Global impact of COVID-19 on print magazines

The impact of COVID-19 has been felt across multiple industries all over the world. From hospitality and tourism, to various sectors including education, people around the world have seen how the pandemic has changed what once was normal. The impact is felt harshly everywhere, without sparing print media.

COVID-19 also highlighted the need for change in certain sectors, and all things online and digital have been accelerated throughout the pandemic. Among the sectors that need to have rapid change is the media industry. With a number of publications announcing closures or a move to digital, Meltwater, the global leader in media monitoring, tracked and analysed news and social media to explore the impact that COVID-1 9 has had on this particular industry.

Goodbye to magazine

In the finding of Meltwater, the data seems to indicate, is not the end of print media, but rather, a ‘new normal’ for the media industry. In the pandemic global phenomenon, in South Africa, many people said goodbye to their beloved print magazine in April 2020. South Africans bid adieu to independent media house, Associated Media Publishing (AMP), following challenges it faced due to COVID-19. This resulted in the closure of magazines such as Cosmopolitan SA and House & Leisure.

When we look further upon South African crisis, people shared their appreciation for the much loved Cosmopolitan magazine, with online users sharing their “#COSMOAppreciationTweet ” posts after news of the magazine’s closure. Trending themes that emerged from online users engaging with “#COSMOAppreciationTweet” include: “last covers” which refers to a tweet from a former Cosmopolitan SA employee sharing the first and last covers of the magazine.

While the closure of the print magazine was a sad one for many, the overall sentiment surrounding the Cosmopolitan SA name was predominantly positive with 85 percent of social media mentions on “#COSMOAppreciationTweet” highlighting the positive impact the magazine had on its readers. The goodbye from the beloved magazine was a bitter sweet moment as the last person to grace the magazine’s cover was Miss Universe 2019, Zozibi ni Tunzi. She shared on social media on April 22, 2020, the hashtag “#COSMOxZozi” garnered a global social media reach of over 28 Million people, with top posters, by reach, engaging with the hashtag including “@boity” and “@DJZinhle” on Twitter and “ Cosmopolitan SA” on Facebook.

Then in April 2020, instead of using models and celebrities for its cover, Vogue Italia opted to have a plain white cover for the first time in the history of the magazine. Over 1 000 global news articles mentioned Vogue Italia during the month of April, with Italy naturally dominating much of news media mentions, followed by the United States and Russia.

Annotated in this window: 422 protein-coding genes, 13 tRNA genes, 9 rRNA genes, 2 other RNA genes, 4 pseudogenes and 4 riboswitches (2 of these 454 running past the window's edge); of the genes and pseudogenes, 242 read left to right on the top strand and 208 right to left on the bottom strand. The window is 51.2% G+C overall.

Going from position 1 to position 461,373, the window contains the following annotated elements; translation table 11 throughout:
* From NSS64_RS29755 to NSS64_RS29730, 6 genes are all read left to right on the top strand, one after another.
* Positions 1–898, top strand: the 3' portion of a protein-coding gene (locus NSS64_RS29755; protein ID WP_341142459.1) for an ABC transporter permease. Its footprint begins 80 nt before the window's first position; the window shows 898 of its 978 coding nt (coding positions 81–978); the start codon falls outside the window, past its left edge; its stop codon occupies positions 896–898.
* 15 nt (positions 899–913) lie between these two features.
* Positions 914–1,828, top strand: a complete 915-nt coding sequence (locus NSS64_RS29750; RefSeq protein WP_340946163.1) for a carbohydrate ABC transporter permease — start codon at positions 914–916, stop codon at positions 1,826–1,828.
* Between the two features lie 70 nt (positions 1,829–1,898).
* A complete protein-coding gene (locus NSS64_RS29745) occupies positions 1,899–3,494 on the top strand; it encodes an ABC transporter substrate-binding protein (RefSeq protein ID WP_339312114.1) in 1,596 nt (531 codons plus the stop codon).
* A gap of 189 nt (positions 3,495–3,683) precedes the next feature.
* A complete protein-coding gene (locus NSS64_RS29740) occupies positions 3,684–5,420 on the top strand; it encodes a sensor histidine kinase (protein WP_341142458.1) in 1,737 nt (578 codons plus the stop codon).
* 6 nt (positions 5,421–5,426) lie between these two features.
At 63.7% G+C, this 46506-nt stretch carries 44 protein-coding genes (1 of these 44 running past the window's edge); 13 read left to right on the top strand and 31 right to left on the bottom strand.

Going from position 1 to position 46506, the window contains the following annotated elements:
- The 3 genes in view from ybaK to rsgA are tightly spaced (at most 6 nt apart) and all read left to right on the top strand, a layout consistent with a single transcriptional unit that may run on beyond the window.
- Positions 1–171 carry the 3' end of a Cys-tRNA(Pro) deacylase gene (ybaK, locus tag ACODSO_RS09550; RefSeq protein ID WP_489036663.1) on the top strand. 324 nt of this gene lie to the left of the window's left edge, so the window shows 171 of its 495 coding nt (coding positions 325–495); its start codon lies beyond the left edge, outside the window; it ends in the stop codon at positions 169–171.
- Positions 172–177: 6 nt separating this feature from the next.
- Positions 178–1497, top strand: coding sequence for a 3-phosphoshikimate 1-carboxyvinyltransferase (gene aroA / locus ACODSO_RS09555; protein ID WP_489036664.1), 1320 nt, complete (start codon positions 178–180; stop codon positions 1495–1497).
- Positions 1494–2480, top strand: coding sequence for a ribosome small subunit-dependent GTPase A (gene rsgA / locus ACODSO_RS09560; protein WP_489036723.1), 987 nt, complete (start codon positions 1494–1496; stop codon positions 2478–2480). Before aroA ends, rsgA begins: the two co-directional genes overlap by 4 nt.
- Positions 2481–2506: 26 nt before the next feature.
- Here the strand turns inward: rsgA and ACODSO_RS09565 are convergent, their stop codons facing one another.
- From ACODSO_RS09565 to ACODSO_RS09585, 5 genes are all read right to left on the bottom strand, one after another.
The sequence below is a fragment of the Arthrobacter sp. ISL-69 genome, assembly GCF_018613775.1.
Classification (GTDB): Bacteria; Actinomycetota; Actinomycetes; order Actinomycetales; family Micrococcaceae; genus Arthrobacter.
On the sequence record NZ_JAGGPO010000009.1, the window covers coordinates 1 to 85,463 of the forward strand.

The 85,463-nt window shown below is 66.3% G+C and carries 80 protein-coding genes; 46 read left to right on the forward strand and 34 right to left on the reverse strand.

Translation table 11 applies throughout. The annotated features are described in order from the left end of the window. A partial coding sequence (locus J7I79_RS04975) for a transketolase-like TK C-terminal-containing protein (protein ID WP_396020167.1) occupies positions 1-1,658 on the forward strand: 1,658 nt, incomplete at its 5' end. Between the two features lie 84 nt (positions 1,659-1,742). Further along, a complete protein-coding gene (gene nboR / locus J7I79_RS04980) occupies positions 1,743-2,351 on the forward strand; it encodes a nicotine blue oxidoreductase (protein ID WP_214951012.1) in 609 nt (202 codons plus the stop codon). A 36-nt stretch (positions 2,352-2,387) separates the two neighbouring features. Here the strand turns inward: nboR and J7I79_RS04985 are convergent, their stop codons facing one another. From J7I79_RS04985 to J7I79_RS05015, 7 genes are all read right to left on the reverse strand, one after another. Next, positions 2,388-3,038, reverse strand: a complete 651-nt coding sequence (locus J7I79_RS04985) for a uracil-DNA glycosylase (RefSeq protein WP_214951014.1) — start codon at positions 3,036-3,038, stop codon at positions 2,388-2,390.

Vogue Italia’s magazine cover was not the only topic of discussion in the news during April. With self quarantine and stay-at-home regulations in place, the magazine also enlisted supermodel, Bella Hadid, for a photo shoot created and styled via FaceTime. Some of the trending themes that emerged from this particular Vogue magazine issue include: “Instagram” which refers to the magazine using their Instagram account to share how they created this particular photoshoot without Bela Hadid or the stylist physically present in the same room.

A ‘New Normal’ for print media

While COVID-19 may have impacted the print media industry in a way that sees a faster move to digital media, it has also created an opportunity for a ‘new normal’ within the industry that sees creativity still shine in its print pages. Publications have been hit hard by the global pandemic, but it has also seen print media take on creativity in a fresh way that will truly change the industry.

With this change, though, comes another digital innovation within the print industry. Meltwater is now providing print and broadcast content, monitoring and tracking to different markets across the globe. This allows Meltwater to provide a complete 360-degree solution that covers 1150 print and 70 broadcast sources in Southern Africa, a true game changer for the remaining print publications looking to gain better insight into the impact of their content.

Source: Data gathered by Meltwater between April 1 and July 14, 2020.

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